by Marion Nestle

Currently browsing posts about: Pesticides

Oct 2 2011

What to do about food chemicals eaten in tiny amounts?

My once-a-month, first Sunday Food Matters column in the San Francisco Chronicle is about the difficulty of figuring out the health effects of food chemicals consumed in low doses.

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Taking steps on food chemicals

Editor’s note: Nutrition and public policy expert Marion Nestle answers readers’ questions in this monthly column written exclusively for The Chronicle. E-mail your questions to food@sfchronicle.com, with “Marion Nestle” in the subject line.

Q: I don’t understand why the FDA does not ban aspartame, food colors, BPA, pesticides and all those other nasty chemicals in food. I can’t believe they are good for us.

A: I can’t, either. But the Food and Drug Administration is required to make decisions on the basis of science, not beliefs.

You eat these chemicals in tiny amounts – parts per billion or trillion. Whether doses this low cause harm is hard to assess for two reasons: science and politics. Scientists cannot easily measure the health effects of exposure to low-dose chemicals. And the industries that make and use these chemicals don’t want to give them up.

Food chemicals elicit plenty of public dread and outrage. But are they harmful?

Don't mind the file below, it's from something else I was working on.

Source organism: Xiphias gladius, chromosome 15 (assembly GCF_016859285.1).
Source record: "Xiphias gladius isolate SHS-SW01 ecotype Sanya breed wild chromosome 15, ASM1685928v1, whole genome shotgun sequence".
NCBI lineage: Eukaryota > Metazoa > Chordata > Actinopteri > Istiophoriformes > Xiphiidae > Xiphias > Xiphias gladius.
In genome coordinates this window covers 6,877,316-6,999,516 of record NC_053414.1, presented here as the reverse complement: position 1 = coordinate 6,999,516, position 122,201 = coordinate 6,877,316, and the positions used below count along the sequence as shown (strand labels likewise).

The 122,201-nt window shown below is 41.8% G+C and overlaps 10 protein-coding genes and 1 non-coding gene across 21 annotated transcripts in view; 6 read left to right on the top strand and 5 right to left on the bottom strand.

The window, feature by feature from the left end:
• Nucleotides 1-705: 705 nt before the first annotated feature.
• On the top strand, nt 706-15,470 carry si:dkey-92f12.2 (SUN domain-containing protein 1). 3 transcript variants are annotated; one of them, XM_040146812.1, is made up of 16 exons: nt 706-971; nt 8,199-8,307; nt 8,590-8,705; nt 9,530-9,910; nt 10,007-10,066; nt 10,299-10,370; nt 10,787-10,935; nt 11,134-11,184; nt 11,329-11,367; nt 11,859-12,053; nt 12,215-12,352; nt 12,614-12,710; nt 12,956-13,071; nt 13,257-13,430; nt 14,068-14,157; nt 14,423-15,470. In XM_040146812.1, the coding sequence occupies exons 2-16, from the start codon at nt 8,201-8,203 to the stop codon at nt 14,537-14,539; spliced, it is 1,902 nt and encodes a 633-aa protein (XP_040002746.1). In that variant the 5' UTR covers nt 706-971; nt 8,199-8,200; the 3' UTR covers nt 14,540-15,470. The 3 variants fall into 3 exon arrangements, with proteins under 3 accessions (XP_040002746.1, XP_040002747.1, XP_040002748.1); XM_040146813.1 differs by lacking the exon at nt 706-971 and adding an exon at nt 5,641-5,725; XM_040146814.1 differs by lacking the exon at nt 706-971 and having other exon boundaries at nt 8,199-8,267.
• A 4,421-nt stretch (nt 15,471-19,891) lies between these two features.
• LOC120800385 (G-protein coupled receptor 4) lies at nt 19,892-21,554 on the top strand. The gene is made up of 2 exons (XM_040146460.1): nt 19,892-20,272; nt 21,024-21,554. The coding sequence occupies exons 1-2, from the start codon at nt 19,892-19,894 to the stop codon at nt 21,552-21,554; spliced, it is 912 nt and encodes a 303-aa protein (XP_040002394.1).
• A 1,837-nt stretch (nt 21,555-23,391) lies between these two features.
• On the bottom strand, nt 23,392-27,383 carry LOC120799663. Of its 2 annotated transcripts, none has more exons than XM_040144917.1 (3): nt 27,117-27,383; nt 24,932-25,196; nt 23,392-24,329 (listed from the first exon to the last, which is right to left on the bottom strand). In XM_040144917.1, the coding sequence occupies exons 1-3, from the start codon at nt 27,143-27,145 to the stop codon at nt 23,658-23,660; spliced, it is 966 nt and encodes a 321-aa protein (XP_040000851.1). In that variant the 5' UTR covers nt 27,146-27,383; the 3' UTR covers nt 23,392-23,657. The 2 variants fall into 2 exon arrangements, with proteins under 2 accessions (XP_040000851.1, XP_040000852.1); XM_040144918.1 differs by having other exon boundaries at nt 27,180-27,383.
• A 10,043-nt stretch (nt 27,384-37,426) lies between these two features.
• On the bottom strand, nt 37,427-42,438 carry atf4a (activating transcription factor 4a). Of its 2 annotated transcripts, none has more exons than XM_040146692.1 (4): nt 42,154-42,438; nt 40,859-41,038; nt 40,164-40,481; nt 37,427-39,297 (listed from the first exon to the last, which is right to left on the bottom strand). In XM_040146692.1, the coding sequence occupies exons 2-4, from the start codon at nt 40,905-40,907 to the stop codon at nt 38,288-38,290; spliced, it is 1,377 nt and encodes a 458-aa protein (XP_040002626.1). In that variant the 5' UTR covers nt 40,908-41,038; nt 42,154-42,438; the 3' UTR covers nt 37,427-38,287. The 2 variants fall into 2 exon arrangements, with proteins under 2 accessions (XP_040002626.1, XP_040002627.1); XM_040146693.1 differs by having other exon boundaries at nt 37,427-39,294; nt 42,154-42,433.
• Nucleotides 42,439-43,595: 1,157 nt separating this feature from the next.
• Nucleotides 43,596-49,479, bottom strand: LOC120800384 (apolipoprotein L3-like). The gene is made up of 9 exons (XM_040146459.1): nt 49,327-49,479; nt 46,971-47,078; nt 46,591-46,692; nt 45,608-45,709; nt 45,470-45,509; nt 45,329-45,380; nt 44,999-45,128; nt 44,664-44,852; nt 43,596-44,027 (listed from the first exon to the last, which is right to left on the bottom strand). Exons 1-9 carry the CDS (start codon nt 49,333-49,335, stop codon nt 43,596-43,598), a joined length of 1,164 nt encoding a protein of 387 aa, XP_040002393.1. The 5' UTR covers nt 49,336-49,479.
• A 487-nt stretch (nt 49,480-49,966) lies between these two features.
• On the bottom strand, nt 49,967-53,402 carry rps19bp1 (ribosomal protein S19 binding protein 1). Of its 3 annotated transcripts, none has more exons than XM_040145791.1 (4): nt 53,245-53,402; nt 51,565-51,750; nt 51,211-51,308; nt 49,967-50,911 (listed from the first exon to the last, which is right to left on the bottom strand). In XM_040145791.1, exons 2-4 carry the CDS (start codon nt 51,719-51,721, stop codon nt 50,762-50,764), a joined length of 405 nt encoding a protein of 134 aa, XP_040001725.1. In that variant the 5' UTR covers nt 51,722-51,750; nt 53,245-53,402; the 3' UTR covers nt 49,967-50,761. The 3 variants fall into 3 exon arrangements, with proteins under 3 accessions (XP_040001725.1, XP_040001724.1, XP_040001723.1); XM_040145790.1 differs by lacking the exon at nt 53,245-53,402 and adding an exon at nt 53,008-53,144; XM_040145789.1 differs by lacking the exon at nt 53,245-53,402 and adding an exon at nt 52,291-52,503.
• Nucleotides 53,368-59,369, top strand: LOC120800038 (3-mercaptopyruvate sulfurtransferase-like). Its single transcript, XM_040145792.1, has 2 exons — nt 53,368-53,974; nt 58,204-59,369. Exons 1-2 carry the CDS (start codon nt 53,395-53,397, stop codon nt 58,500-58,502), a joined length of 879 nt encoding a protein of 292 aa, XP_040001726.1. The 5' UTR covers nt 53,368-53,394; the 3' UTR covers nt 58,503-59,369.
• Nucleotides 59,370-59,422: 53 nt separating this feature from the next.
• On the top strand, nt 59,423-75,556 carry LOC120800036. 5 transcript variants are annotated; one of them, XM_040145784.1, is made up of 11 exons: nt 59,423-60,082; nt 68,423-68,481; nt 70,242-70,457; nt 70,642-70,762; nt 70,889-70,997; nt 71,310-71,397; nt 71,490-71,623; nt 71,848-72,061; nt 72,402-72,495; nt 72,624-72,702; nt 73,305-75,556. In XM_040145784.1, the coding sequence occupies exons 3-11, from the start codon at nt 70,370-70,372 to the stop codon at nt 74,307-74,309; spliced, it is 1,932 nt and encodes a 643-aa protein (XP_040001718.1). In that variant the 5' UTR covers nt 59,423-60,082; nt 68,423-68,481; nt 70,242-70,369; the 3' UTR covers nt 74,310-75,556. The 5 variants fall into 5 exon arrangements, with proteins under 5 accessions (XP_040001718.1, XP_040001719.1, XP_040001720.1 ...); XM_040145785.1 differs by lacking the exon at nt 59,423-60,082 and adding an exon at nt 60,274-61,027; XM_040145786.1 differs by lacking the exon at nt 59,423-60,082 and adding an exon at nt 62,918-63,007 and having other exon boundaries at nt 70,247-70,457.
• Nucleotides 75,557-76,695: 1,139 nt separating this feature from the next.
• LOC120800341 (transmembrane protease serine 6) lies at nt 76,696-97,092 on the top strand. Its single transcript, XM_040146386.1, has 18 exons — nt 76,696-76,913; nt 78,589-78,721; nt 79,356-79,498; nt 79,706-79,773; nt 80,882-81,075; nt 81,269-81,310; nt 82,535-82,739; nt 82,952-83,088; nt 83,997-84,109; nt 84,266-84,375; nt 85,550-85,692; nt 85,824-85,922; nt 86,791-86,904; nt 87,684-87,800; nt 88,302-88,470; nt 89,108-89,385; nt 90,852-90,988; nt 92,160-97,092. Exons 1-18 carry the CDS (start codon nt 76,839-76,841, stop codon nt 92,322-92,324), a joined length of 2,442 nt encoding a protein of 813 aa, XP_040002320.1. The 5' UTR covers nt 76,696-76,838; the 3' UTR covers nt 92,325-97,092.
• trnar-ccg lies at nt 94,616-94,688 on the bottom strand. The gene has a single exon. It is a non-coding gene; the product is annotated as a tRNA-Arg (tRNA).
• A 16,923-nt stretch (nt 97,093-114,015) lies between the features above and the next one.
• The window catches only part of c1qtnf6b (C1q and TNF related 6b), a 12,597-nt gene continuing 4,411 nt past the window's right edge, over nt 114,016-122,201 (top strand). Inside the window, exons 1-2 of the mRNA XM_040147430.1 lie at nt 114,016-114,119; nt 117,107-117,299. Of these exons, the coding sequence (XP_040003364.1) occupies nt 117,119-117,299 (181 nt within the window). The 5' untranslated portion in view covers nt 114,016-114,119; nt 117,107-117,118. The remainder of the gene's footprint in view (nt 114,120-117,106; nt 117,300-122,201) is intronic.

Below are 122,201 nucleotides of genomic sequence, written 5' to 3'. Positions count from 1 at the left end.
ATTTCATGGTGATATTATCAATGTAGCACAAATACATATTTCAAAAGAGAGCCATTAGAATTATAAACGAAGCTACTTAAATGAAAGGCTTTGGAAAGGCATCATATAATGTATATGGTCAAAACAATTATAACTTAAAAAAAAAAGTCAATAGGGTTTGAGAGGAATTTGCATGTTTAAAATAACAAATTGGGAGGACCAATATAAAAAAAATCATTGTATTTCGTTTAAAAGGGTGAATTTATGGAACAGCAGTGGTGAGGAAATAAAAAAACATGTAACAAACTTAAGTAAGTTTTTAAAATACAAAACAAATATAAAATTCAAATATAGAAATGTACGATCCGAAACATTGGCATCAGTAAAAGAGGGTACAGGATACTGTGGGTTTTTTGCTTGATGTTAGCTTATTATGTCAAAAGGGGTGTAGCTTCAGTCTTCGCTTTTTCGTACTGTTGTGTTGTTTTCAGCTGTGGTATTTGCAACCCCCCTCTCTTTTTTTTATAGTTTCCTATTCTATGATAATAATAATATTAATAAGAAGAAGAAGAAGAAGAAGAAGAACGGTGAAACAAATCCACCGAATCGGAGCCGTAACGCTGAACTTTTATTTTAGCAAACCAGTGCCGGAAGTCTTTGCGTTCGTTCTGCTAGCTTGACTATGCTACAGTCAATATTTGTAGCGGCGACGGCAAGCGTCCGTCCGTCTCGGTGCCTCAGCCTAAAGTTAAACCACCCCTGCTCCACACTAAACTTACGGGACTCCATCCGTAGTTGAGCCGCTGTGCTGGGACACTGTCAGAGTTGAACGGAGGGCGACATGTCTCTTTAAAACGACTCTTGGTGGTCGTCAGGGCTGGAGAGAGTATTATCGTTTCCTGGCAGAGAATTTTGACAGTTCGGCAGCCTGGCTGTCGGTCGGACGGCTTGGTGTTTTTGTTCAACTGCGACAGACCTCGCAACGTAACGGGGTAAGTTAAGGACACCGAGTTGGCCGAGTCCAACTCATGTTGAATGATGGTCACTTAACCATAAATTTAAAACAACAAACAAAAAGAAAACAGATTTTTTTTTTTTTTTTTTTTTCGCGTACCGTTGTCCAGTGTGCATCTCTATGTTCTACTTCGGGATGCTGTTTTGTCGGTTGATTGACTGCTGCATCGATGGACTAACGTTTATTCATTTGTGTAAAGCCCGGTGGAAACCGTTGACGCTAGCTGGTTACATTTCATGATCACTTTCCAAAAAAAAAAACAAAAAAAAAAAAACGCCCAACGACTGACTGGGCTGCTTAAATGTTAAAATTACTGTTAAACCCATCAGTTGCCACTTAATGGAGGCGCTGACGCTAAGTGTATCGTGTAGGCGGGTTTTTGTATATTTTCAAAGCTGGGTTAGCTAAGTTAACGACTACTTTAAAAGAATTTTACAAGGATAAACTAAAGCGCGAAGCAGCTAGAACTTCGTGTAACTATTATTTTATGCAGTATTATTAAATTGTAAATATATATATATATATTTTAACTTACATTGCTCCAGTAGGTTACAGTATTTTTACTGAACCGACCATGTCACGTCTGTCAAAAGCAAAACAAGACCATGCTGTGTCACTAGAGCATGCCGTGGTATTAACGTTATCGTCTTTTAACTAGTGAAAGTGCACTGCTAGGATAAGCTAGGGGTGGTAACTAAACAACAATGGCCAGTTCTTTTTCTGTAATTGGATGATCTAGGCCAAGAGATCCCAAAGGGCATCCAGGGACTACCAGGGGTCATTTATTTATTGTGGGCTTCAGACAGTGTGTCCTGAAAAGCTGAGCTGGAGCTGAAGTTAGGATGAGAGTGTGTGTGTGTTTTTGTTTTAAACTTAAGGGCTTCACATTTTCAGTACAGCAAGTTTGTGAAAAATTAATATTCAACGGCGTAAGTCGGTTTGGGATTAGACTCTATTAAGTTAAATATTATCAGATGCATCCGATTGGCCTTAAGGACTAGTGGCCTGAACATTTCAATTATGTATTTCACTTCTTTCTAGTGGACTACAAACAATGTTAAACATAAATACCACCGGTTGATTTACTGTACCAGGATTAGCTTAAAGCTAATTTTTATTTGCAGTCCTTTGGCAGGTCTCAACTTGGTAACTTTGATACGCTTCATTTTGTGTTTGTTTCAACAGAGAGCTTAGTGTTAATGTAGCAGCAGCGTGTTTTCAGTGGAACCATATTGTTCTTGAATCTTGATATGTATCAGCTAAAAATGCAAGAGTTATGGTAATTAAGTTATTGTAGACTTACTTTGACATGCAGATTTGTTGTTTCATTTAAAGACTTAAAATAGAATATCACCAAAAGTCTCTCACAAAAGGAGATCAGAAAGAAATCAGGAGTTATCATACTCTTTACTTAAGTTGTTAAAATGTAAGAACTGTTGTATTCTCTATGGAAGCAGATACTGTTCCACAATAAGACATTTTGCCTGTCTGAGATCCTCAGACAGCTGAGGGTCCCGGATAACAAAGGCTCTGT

Controlled clinical trials at normal levels of intake would require vast numbers of subjects over decades. Nobody would fund them.

Instead, researchers use animals consuming much higher doses. I can remember how the diet soda industry ridiculed studies suggesting that saccharine caused bladder cancer in rats: the doses were equivalent to drinking 1,250 12-ounce diet sodas a day.

The difficulties of doing research on low-dose chemicals – and the food industry’s insistence that such doses are safe – explains the FDA’s reluctance to act.

Some examples illustrate the problem.

Aspartame

Some studies suggest that aspartame might cause cancer in rats when consumed at levels typical of diet soft drinks, as well as other problems. But researchers performing better controlled studies have given aspartame a clean bill of health.

Despite public concerns, the FDA’s assessment of the evidence “finds no reason to alter its previous conclusion that aspartame is safe as a general purpose sweetener in food.”

Food dyes

These have been considered a possible cause of hyperactivity in children since the 1970s. Some studies show improved behavior among children placed on additive-free diets. But behavior is difficult to judge objectively, and even controlled studies gave mixed results.